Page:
Updated the Infusion Browser support chart

Justin Obara obara.justin at gmail.com
Tue Jan 5 16:24:41 UTC 2010


Thanks everyone for the feedback.

Armin, thanks for the help.  Do you know when will you might have some time to start looking at this?

We'll have to make sure to address Colin's points as we go along, too.

Thanks
Justin

On 2010-01-04, at 12:17 PM, Armin Krauss wrote:

> Justin,
> 
> great email and suggestions. I agree with all of your suggestions and would be happy
> to help to create test plans based on WCAG 2.0 or to create profiles and test scenarios
> for screen readers.
> 
> Armin
> 
> 
> 
> On Mon, Jan 4, 2010 at 12:01, Colin Clark <colinbdclark at gmail.com> wrote:
> Hi Justin,
> 
> Really thoughtful response. Some comments inline.
> 
> 
> On 24-Dec-09, at 10:29 AM, Justin Obara wrote:
> 
> I've been doing some more thinking about that a11y testing stuff that Armin brought up a while ago.  (Sorry that this is so late coming.)
> 
> Maybe what we could do is to make test plans based on wcag 2.0.
> 
> I gather from being part of a conversation with Jan, the other day, that wcag 2.0 will be legislated in some manner.
> 
> I think WCAG 2 is pretty sensible as far as accessibility standards go. As you say, it is inevitably going to form the basis for a lot of updated international legislation. It's also general and conceptual enough to enable design flexibility and a layered approach. That said, this general-ness will also be something we struggle with a bit as we create those WCAG 2-compliant test plans for Infusion.
> 
> 
> What I'm imaging we could do, is to indicate what level (A, AA, or AAA) each component complies with in it's base configuration, or is possible to achieve.
> 
> For example the video player is capable of display captions, but it is up to the integrator to supply them.
> 
> This distinction makes a lot of sense. Out of the box, we ship at a certain level of compliance, but clearly a user's integration choices--as well as their content--will affect accessibility either positively or negatively. Articulating some of these choices will help implementers understand accessibility better, too. I can imagine that Armin and Alison's a11y page would be useful for discussing these sorts of issues.
> 
> 
> Here are a couple critiques of wcag 2.0 (they are both from 2006 though)
> http://www.alistapart.com/articles/tohellwithwcag2
> http://www.webcredible.co.uk/user-friendly-resources/web-accessibility/wcag-guidelines-20.shtml
> 
> There were lots of controversies surrounding WCAG 2 as it was being developed; standards like this can be really tough to have complete consensus on. There's always a grain of salt or two to take with Joe Clark's criticisms of WCAG, but there are some interesting points here, too. I'm particularly keen to look more into some of the issues around off-screen positioning and CSS layouts.
> 
> 
> We are still faced with an issue of what AT's to test with. In looking at the builder, we found that putting the text of a button inside of a span, caused the button to only announce "Button" in NVDA. However, if you changed to focus mode, it did read it properly. This leads me to believe that to some degree AT's are essentially broken, or at least not fully functional at the moment.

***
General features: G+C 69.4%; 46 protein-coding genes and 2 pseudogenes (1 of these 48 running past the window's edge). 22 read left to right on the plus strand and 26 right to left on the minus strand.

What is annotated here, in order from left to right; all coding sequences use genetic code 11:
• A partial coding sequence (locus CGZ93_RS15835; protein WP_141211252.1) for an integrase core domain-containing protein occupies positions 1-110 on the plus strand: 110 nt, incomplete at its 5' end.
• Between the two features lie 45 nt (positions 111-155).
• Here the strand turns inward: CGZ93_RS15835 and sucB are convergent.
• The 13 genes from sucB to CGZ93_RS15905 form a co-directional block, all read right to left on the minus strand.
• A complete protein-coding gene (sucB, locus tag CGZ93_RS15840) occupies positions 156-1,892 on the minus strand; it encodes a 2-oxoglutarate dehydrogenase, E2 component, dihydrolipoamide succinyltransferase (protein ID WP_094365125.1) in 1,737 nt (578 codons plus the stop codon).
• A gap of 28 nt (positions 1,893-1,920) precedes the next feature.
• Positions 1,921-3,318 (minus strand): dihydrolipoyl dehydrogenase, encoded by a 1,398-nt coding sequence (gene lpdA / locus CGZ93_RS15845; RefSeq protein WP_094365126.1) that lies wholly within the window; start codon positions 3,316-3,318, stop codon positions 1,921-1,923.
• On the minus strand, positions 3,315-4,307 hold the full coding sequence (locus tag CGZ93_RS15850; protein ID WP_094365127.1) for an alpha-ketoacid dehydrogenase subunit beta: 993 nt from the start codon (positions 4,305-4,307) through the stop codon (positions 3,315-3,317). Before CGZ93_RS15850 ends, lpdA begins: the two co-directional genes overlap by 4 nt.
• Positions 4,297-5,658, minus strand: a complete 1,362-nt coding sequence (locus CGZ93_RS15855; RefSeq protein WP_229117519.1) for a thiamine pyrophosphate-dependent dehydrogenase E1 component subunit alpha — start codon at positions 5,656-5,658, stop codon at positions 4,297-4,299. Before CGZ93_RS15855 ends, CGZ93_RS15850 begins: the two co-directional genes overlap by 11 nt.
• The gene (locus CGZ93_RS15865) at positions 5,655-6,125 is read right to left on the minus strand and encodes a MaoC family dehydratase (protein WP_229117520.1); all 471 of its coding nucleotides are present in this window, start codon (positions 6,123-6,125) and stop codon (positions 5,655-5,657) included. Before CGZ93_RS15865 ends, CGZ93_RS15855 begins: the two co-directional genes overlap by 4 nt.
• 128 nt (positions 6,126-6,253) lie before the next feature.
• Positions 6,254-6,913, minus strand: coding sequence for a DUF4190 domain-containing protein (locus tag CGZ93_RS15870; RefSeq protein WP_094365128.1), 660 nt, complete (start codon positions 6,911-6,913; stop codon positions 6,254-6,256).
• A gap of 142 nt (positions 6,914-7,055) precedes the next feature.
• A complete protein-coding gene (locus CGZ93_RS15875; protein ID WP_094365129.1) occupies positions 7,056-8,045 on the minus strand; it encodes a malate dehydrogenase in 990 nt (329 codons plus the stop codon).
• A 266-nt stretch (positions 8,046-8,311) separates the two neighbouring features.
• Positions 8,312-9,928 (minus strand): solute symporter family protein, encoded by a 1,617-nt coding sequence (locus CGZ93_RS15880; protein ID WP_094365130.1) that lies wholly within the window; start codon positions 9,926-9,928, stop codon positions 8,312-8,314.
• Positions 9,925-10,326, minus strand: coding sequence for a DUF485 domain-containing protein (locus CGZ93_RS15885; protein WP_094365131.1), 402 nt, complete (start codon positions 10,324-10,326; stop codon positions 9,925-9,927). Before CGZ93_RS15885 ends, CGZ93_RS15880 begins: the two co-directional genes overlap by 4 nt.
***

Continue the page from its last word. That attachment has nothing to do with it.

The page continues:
> 
> That's the same conclusion I've come to as well. Everett seemed to agree, but I hesitate to say it definitively, since I'm not actually an AT user myself.
> 
> Writing a screen reader isn't a trivial task, and technology is changing so fast. But I can't shake the feeling that a lot of the existing crop of products haven't successfully embraced the Web and its evolving interaction idioms. With NVDA and Orca, I hope the open source world has a chance to rethink usability for screen reader users over the long run.
> 
> 
> It seems to me that wcag 2.0 will allow us to say, for example, if the aria semantics are correct, then we are compliant whether or not the AT's actually work properly. I'm not quite sure this is correct and it is a poor approach at best. However, it will prevent us from getting into a situation where we are making vain attempts at implementing concessions for a variety of AT's.
> 
> Yeah, I think that's exactly right. We want our stuff to work amazingly and be super easy to use for a whole variety of users. Our start on that is to create an open architecture, use great semantic markup, and ensure we're following the latest and best techniques like ARIA.
> 
> Beyond that, we still have to take advantage of useful workarounds, as well as progressive enhancement, to make the day-to-day experience of using Infusion better.
> 
> 
> So here is my suggestion.
> 
> 1) Make test plans based on wcag 2.0 and aim to have every component ship with defaults which are at least AA and include options which ensure integrators can achieve at least AA compliance.
> 
> +1.
> 
> 
> 2) Indicate some how, which level of compliance each component meets
> 
> Also +1, assuming we also outline some of the considerations an implementer should take into account when using our components.
> 
> 
> 3) At this point, assume that proper development techniques will yield AT support (with exceptions listed below)
> 
> For the cases where "proper" is clearly quantifiable, +1. This part will still be a challenge.
> 
> In the other cases, we'll have to continue to work towards change and improvement in ARIA and other essential technologies.
> 
> 
> 4) Continue testing keyboard a11y in A-grade browsers
> 
> +1.
> 
> Thoughts? Comments?
> 
> Colin
> 
> 
> ---
> Colin Clark
> Technical Lead, Fluid Project
> http://fluidproject.org
> 
> 

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